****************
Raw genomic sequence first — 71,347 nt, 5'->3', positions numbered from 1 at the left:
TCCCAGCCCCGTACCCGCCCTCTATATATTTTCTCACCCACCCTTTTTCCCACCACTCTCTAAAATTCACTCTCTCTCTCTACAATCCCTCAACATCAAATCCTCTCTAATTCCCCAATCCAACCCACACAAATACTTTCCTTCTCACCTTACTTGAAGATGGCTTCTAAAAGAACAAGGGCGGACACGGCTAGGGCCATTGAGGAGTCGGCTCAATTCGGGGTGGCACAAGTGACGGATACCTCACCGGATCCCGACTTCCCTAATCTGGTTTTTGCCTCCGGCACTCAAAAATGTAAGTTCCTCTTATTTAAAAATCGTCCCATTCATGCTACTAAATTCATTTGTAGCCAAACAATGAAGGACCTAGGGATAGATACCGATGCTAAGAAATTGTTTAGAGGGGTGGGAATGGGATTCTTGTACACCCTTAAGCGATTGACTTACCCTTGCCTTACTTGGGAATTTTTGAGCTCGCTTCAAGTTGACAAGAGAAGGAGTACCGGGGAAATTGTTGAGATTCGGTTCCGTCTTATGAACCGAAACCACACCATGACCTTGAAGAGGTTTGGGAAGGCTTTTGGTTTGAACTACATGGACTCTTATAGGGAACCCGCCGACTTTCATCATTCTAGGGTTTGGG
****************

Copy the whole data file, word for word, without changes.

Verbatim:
Raw genomic sequence first — 71,347 nt, 5'->3', positions numbered from 1 at the left:
TCCCAGCCCCGTACCCGCCCTCTATATATTTTCTCACCCACCCTTTTTCCCACCACTCTCTAAAATTCACTCTCTCTCTCTACAATCCCTCAACATCAAATCCTCTCTAATTCCCCAATCCAACCCACACAAATACTTTCCTTCTCACCTTACTTGAAGATGGCTTCTAAAAGAACAAGGGCGGACACGGCTAGGGCCATTGAGGAGTCGGCTCAATTCGGGGTGGCACAAGTGACGGATACCTCACCGGATCCCGACTTCCCTAATCTGGTTTTTGCCTCCGGCACTCAAAAATGTAAGTTCCTCTTATTTAAAAATCGTCCCATTCATGCTACTAAATTCATTTGTAGCCAAACAATGAAGGACCTAGGGATAGATACCGATGCTAAGAAATTGTTTAGAGGGGTGGGAATGGGATTCTTGTACACCCTTAAGCGATTGACTTACCCTTGCCTTACTTGGGAATTTTTGAGCTCGCTTCAAGTTGACAAGAGAAGGAGTACCGGGGAAATTGTTGAGATTCGGTTCCGTCTTATGAACCGAAACCACACCATGACCTTGAAGAGGTTTGGGAAGGCTTTTGGTTTGAACTACATGGACTCTTATAGGGAACCCGCCGACTTTCATCATTCTAGGGTTTGGG